"He that tries to control the economy though irrational intervention, will eventually destroy it"
These days I am spending a lot of time doing macro-economic analysis running various scenarios, trying to determine where we may end up in the next 1, 5 and 10 years. The following is a table of the 30 year mortgage interest rates from 1964-2010.
From carefully examining the table above, you will notice that in 2010 we hit a historic 46 year low on the 30 year, so the odds are that we may be going higher from here on out. The historical pattern also clearly shows that once you start going higher in rates, that they continue going up for the many years that follow. For example in 1964 rates generally went up for the next 17 years and finally peaked at 16.63% in 1981. Interest rates skyrocketed during those years and the results for the Dow Jones Industrial Average were as follows:
Dow Jones Industrial Average
December 31, 1964 = 874.12
December 31, 1981 = 875.00
But as soon as interest rates peaked they started going lower for the next 17 years and as a result the Dow Jones Industrial Average performed as follows:
December 31, 1982 = 1,046.54
December 31, 1999 = 11,497.12
The Dow Jones Industrial Average went up 998.58% during those years.
December 31, 1999 = 11,497.12
December 31, 2010 = 11,577.51
As we entered the new millennium we went from irrational exuberance to irrational intervention and it all began on January 3, 2001, when we had this happen.
Historians will probably look at that day as the official start of irrational intervention, which compounded into a nightmare scenario that continues to haunt us to this day. Irrational intervention has overtaken the economies of the world and has brought them to their breaking point. The majority of nations have gotten to the point where they will someday soon owe more interest on their debt then their economies can produce. When that happens, the monster of Inflation will show its ugly head and interest rates will skyrocket. Irrational intervention will stop cold in its tracks and countries will start monetizing their debt as they will not have the money through tax revenue to pay it down. This will devalue the currency of any nation that goes down that path and inflation will rise steadily as it did from 1964 to 1981.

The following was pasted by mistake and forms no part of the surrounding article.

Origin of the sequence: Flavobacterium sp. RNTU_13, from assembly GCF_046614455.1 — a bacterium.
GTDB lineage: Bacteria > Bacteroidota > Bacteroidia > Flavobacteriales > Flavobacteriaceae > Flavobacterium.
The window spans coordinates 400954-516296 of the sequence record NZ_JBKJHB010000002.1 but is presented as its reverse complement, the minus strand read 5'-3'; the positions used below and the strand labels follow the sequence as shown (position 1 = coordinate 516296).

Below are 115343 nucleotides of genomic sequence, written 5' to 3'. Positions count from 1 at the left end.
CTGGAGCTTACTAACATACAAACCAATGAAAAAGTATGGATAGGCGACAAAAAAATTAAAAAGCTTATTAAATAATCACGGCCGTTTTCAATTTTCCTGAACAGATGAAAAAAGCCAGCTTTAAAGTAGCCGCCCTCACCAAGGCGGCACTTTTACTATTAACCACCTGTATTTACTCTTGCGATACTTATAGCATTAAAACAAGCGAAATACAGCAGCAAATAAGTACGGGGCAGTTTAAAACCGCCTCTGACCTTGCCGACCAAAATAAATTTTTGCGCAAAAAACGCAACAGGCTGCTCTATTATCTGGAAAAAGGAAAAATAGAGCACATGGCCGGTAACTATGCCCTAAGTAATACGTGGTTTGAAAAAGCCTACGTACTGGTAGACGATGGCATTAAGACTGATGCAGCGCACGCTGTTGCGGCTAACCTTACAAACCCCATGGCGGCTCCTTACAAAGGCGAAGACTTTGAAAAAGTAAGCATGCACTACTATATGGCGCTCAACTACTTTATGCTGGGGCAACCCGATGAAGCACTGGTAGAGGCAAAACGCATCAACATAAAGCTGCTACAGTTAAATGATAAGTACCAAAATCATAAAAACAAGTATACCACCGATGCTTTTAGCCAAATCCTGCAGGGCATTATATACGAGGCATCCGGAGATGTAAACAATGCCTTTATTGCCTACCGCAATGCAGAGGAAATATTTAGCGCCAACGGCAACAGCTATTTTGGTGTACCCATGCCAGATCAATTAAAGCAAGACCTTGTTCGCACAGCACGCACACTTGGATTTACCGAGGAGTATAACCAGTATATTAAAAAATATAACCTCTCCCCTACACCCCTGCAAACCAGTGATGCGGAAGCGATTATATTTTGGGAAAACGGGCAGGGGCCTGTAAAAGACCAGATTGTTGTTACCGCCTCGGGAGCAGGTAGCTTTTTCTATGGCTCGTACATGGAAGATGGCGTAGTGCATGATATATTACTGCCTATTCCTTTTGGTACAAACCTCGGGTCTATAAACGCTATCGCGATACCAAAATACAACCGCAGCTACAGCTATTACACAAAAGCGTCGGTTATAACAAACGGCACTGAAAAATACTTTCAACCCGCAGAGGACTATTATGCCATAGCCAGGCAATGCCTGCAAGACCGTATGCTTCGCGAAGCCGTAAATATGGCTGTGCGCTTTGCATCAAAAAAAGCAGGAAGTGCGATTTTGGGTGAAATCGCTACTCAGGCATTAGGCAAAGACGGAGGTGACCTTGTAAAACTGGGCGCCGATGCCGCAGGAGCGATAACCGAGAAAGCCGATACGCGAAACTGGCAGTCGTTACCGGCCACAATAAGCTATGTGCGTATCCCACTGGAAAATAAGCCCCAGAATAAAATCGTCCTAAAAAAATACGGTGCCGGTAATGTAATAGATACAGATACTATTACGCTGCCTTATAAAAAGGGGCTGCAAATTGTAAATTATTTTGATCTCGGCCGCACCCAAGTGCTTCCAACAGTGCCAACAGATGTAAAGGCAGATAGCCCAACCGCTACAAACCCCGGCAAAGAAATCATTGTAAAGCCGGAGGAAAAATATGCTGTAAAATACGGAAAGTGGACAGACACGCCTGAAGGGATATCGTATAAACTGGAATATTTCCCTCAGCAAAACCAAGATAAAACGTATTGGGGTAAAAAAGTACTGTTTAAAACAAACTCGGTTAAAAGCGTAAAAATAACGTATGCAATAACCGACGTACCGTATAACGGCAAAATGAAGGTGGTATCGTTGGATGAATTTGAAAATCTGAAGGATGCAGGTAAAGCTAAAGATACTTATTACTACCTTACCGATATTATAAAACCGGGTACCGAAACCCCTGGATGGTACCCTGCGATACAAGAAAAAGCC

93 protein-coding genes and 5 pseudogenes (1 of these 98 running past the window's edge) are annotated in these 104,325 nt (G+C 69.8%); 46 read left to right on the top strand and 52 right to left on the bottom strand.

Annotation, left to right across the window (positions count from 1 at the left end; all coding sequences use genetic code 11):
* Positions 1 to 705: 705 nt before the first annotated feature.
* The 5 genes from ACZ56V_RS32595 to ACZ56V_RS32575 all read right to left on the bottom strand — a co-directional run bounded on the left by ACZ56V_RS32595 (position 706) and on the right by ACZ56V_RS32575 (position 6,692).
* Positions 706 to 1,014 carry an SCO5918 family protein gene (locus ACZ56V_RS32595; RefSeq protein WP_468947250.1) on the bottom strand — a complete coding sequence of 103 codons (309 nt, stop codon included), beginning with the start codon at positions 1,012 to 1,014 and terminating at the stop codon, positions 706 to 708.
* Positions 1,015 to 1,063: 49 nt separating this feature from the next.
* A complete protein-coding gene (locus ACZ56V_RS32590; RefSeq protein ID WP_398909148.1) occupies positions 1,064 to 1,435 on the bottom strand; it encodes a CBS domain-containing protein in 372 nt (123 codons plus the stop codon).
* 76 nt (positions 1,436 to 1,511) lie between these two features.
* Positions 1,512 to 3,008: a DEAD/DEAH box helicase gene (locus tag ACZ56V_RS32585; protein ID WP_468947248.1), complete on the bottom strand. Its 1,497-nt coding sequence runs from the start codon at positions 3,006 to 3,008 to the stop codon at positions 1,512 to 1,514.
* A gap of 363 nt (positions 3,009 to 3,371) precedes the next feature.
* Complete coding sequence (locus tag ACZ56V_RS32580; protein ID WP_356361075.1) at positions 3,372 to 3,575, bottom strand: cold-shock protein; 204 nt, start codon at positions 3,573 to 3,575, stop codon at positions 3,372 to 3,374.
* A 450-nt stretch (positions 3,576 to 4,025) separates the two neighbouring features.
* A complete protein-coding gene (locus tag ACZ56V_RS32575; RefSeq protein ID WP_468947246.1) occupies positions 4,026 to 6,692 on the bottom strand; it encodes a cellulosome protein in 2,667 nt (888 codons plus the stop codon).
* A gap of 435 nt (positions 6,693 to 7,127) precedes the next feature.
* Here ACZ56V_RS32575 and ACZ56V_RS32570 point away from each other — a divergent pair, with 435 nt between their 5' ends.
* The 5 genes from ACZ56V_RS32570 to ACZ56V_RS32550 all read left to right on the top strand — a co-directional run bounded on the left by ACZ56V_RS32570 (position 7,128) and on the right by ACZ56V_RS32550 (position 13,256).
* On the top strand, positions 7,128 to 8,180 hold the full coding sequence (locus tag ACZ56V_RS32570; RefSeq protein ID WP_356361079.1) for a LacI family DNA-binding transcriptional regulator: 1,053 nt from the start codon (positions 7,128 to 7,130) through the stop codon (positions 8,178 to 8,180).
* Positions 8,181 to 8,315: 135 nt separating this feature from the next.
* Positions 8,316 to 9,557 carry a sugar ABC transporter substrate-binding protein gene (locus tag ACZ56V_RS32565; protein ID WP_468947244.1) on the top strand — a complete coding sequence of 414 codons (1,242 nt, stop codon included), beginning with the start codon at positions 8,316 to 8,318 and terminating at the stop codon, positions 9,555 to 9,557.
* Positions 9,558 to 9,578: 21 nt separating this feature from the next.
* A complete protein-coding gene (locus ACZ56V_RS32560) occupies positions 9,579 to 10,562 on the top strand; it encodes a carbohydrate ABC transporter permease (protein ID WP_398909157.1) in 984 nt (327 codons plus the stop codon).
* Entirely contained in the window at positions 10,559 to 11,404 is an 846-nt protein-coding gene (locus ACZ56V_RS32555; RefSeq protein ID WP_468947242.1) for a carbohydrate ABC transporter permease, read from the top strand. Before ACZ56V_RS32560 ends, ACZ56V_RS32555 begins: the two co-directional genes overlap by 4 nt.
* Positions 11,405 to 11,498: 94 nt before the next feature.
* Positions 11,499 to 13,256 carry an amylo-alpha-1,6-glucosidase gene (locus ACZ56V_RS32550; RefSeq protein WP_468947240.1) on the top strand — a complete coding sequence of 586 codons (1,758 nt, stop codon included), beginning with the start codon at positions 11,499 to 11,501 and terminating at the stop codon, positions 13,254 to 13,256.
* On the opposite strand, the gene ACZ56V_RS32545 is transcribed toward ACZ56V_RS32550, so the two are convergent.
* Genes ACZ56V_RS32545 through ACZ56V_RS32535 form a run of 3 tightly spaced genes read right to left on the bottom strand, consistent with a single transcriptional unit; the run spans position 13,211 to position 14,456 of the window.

As we continue to have such destructive irrational intervention, even to this day, what is an investor to do?
Well the answer is that you buy stocks that are extremely undervalued from a free cash flow point of view just like Warren Buffett did from 1964-1981,as he performed extremely well during those years as the table below demonstrates:
(Click to enlarge)
Warren Buffett bought stocks like Blue Chip Stamps, the Washington Post (WPO) and ABC Corporation during those years, because they had tremendous price-to-owner earnings numbers. Today stocks like Nokia (NYSE:NOK), GenCorp (NYSE:GY) or Computer Sciences (NYSE:CSC) are pumping out tremendous amounts of free cash flow relative to their price and are extremely beaten down to the point where they have reached what Sir John Templeton used to call "the point of maximum pessimism." Over time as interest rates start to go up and inflation becomes more of a problem, stocks similar to these will start showing up in large numbers as they did in early 2009, so it is very important to have a large position in cash to take advantage of this situation when it shows up.
I, on the other hand, am only concentrating my future purchases on stocks selling at ridiculously low levels relative to their owner earnings, as I have a strong feeling that this decade coming up is going to be a tough one, as governments all over the world both on the federal, state and local levels will start to have problems, especially when interest rates start going up as they will need to refinance at much higher rates in order to meet their debt obligations.
Until the governments of the world stop operating through irrational intervention and stop rewarding failure, they may find out that they in turn will need help and then reality will hit, as there will be no takers. Eventually a Volcker-type central banker will come in and give everyone the harsh medicine of reality and hopefully save us from ourselves.